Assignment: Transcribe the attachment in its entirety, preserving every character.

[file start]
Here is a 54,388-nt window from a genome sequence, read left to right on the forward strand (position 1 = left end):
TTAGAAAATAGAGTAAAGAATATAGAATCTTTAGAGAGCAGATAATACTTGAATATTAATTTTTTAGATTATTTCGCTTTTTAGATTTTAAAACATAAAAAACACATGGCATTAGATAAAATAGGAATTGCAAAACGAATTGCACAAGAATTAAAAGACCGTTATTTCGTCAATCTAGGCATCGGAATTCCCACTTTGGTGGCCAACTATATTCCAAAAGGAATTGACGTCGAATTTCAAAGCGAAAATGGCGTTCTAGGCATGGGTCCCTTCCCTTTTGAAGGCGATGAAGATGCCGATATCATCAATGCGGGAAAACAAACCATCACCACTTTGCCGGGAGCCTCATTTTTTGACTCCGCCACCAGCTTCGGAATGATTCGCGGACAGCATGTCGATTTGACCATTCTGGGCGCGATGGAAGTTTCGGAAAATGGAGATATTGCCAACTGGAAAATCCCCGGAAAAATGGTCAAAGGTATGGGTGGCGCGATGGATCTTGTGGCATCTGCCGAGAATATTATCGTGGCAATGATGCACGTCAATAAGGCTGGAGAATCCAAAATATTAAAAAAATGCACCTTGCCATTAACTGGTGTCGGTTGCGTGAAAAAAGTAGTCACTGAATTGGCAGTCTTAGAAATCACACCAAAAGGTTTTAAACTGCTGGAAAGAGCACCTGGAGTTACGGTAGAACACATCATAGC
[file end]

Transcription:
Here is a 54,388-nt window from a genome sequence, read left to right on the forward strand (position 1 = left end):
TTAGAAAATAGAGTAAAGAATATAGAATCTTTAGAGAGCAGATAATACTTGAATATTAATTTTTTAGATTATTTCGCTTTTTAGATTTTAAAACATAAAAAACACATGGCATTAGATAAAATAGGAATTGCAAAACGAATTGCACAAGAATTAAAAGACCGTTATTTCGTCAATCTAGGCATCGGAATTCCCACTTTGGTGGCCAACTATATTCCAAAAGGAATTGACGTCGAATTTCAAAGCGAAAATGGCGTTCTAGGCATGGGTCCCTTCCCTTTTGAAGGCGATGAAGATGCCGATATCATCAATGCGGGAAAACAAACCATCACCACTTTGCCGGGAGCCTCATTTTTTGACTCCGCCACCAGCTTCGGAATGATTCGCGGACAGCATGTCGATTTGACCATTCTGGGCGCGATGGAAGTTTCGGAAAATGGAGATATTGCCAACTGGAAAATCCCCGGAAAAATGGTCAAAGGTATGGGTGGCGCGATGGATCTTGTGGCATCTGCCGAGAATATTATCGTGGCAATGATGCACGTCAATAAGGCTGGAGAATCCAAAATATTAAAAAAATGCACCTTGCCATTAACTGGTGTCGGTTGCGTGAAAAAAGTAGTCACTGAATTGGCAGTCTTAGAAATCACACCAAAAGGTTTTAAACTGCTGGAAAGAGCACCTGGAGTTACGGTAGAACACATCATAGC